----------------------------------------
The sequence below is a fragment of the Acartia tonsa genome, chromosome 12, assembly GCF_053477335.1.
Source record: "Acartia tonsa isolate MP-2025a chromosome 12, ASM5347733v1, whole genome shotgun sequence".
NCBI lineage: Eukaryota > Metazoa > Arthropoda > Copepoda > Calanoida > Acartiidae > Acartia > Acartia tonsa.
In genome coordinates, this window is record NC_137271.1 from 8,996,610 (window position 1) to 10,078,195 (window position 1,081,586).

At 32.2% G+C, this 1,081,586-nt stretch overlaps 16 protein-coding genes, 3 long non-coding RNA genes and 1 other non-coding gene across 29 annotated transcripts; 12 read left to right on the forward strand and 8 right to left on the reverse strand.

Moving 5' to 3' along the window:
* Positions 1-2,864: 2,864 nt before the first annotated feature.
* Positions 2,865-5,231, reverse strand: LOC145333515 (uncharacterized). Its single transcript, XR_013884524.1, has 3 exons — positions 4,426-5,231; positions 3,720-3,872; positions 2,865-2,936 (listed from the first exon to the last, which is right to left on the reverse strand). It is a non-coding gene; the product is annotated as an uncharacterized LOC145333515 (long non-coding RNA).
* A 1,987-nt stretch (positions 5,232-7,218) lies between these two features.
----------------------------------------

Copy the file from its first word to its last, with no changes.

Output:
The sequence below is a fragment of the Acartia tonsa genome, chromosome 12, assembly GCF_053477335.1.
Source record: "Acartia tonsa isolate MP-2025a chromosome 12, ASM5347733v1, whole genome shotgun sequence".
NCBI lineage: Eukaryota > Metazoa > Arthropoda > Copepoda > Calanoida > Acartiidae > Acartia > Acartia tonsa.
In genome coordinates, this window is record NC_137271.1 from 8,996,610 (window position 1) to 10,078,195 (window position 1,081,586).

At 32.2% G+C, this 1,081,586-nt stretch overlaps 16 protein-coding genes, 3 long non-coding RNA genes and 1 other non-coding gene across 29 annotated transcripts; 12 read left to right on the forward strand and 8 right to left on the reverse strand.

Moving 5' to 3' along the window:
* Positions 1-2,864: 2,864 nt before the first annotated feature.
* Positions 2,865-5,231, reverse strand: LOC145333515 (uncharacterized). Its single transcript, XR_013884524.1, has 3 exons — positions 4,426-5,231; positions 3,720-3,872; positions 2,865-2,936 (listed from the first exon to the last, which is right to left on the reverse strand). It is a non-coding gene; the product is annotated as an uncharacterized LOC145333515 (long non-coding RNA).
* A 1,987-nt stretch (positions 5,232-7,218) lies between these two features.